From yesterday Italy’s shops, plumbers, dentists, doctors, and others have to arm themselves with what Italy likes to refer to as POSs. Actually, they don’t have to. Don’t worry, all will become clear.
A POS, which stands for Point Of Sale, is basically a unit which is able to accept payments via credit or other payment cards.
Card readers are now mandatory for purchases of over €30 in Italy, except they are not. Yes, I know mandatory means mandatory, but this is Italy. In fact, businesses not installing card readers won’t face any penalties whatsoever. The ‘law‘ which introduced the ‘mandatory‘ card reader requirement makes no prevision for sanctions in the event that the mandatory machines are not made available. As you can see, mandatory does not have quite the same meaning in Italian as it has in English, but then neither does the word ‘all‘.
Why exactly in debt up to its eyeballs Italy has wasted time and taxpayer money on the introduction of such a silly law which isn’t, is anyone’s guess. The logic behind the move to encourage the use of card readers in Italy is that it will make transactions easier to track and that this will discourage tax evasion. It won’t work though simply because the requirement is not mandatory.
Regardless of the law, it is still possible to pay cash in Italy for purchases of up to €1000. As a rule though, if you are paying several hundred Euros for a product, you are going to want a guarantee and for guarantees to be valid, proof of purchase is required. In other words, you will require a receipt. Where receipts are issued, the chances of tax evasion occurring are greatly reduced. The situation changes when it comes to services. Cash payments of around €1000 could go towards car repairs, building works or even medical and dental bills. Services costing over €1000 can, of course, be paid in instalments. In Italy’s services sector, where guarantees exist they tend to be unwritten.
It is not that the installation of card readers in non-service businesses will make much difference anyway. Even if Italy’s shops and other businesses do set themselves up with card readers, where items cost less than €30, the tax evasion will go merrily on. As there is no sanction for not installing a card reader, few will bother installing one. Even if they do, they can still accept cash payments for transactions of up to €1000. Where cash is involved, tax evasion is much easier.
As you can see, the card reader ‘requirement’ is going to make little, if any, difference to Italy’s massive tax evasion problem.
Even if the mandatory requirement is not mandatory, Italian merchants are already moaning about the cost of installing and maintaining card readers.
My Italian other half who does the administration for a shop in Milan tells me that the card reader costs €10 a month to run. Not exactly a fortune but others say the cost is as much as €600 a year or even higher. The cost to businesses in Italy of installing card reader machines and the payment of commissions has been put at €5 billion by Italy’s Confesercenti, an association which represents small and medium size shop owners and service businesses.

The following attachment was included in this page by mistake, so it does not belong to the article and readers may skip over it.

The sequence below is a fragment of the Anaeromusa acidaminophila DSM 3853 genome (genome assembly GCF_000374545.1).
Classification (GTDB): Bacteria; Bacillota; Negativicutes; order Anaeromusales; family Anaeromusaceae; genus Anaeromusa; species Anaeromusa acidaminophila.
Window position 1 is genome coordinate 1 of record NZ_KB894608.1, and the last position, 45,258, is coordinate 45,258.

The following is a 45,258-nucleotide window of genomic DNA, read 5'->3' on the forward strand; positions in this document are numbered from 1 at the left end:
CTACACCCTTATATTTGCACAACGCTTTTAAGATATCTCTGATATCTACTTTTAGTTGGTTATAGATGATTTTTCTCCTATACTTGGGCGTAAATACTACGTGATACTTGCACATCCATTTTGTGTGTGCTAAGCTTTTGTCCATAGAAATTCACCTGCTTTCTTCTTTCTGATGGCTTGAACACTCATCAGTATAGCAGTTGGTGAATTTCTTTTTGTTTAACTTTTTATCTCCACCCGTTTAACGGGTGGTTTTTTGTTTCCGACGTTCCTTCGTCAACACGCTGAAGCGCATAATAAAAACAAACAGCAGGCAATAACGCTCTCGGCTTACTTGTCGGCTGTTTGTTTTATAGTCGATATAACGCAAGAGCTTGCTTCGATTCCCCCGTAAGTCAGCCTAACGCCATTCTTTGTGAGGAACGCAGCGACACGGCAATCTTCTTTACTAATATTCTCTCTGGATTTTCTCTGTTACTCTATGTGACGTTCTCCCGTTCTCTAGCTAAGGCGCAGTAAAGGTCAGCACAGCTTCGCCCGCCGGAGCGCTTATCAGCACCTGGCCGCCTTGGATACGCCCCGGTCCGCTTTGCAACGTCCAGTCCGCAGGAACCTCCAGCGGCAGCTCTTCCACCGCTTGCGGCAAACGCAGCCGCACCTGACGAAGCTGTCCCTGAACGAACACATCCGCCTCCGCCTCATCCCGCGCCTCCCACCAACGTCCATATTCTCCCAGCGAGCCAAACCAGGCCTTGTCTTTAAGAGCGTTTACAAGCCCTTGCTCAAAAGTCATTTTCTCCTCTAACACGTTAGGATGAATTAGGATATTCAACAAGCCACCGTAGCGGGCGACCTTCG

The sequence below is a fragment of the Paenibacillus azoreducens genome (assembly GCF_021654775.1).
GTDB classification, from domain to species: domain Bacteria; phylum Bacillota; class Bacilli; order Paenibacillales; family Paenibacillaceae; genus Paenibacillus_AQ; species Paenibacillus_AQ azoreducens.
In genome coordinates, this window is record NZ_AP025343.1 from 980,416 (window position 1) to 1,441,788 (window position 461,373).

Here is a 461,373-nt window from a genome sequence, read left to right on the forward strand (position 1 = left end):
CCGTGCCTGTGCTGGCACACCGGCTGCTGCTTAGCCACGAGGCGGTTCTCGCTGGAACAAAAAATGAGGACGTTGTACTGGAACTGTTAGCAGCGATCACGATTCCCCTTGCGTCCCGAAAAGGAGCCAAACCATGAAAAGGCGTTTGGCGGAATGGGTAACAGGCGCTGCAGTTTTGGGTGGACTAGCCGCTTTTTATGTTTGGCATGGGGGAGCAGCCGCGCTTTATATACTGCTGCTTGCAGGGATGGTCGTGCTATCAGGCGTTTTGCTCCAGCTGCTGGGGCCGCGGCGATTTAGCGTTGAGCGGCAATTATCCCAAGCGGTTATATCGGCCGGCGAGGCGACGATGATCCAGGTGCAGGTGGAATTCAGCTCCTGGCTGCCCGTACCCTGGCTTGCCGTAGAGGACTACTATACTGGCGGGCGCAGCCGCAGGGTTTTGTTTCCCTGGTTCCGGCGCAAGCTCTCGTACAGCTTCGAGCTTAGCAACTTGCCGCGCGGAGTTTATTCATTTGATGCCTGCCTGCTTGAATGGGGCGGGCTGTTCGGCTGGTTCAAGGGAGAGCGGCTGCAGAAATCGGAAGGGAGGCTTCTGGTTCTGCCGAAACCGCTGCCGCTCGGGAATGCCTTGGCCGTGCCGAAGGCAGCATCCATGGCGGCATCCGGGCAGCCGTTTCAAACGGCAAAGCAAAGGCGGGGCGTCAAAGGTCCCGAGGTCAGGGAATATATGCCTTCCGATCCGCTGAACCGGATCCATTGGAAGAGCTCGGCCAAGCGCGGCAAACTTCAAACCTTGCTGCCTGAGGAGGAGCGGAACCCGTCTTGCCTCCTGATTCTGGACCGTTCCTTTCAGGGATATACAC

Confesercenti stated that seeing as seeing as most Italians tend to prefer to pay in cash, the initiative risks getting nowhere.
Indeed, everyone will be stunned if this new ‘law’ has any effect whatsoever. The silliness does not stop there though!
There’s also talk of forcing all of Italy’s VAT registered professionals and the self-employed to set themselves up with card readers. This could actually be quite fun. Being the unlucky holder of a VAT registration in Italy, I could raise an invoice, pop along to my client’s accounts department, and then slap down the invoice and the card reader. I’d then smile sweetly in the hope that my invoice would settled on the spot. While this would improve my cashflow, the chance of my being paid on the spot is about as high as that of my winning Italy’s national lottery. I’d be laughed out of the accounts department with my tail between my legs. I’d also lose any possibility of other work from the client. The card reader would be a total waste of money for me, as it would be for many other VAT registered individuals in Italy who, despite their VAT registrations, work as full time employees – people like lawyers, architects and engineers.
Card Readers Fairly Common in Italy
Supermarkets in Italy have card readers as do most department stores. Smaller shops are a bit of a mixed bag. Some have card readers, others do not and may even sport signs stating payment can be made in cash and cash alone. While many, though by no means all, of Italy’s eateries tend to possess card reader payment machines, Italy’s many coffee bars don’t tend to.
Although Italians, as Confesercenti observed, tend to dislike plastic, foreign visitors to Italy don’t.
Heaven only knows how many sales Italy’s stores have lost though the years to tourists from nations where paying by plastic is now the norm, but it’s likely to be a lot.
From this Italy resident’s experience, shop owners in Italy’s tourist honey pots do tend to be able to accept plastic payment. Visit a shop off the well trodden tourist trail, though, and the story is likely to be very different. Either you pay cash or you walk away empty handed. The same goes for certain restaurants. Either you pay cash or you don’t eat. Hopefully you find this out before you tuck in but I’m willing to bet quite a few tourists have been caught out by Italy’s cash-only eateries after having lunch.
One shares the distinct suspicion of Italy’s Confesercenti association that this initiative, such that it is, will fall flat on its face.
Who knows how much creating this law which isn’t cost? What a waste of time and money. It’s no wonder Italy’s national debt continues to spiral upwards.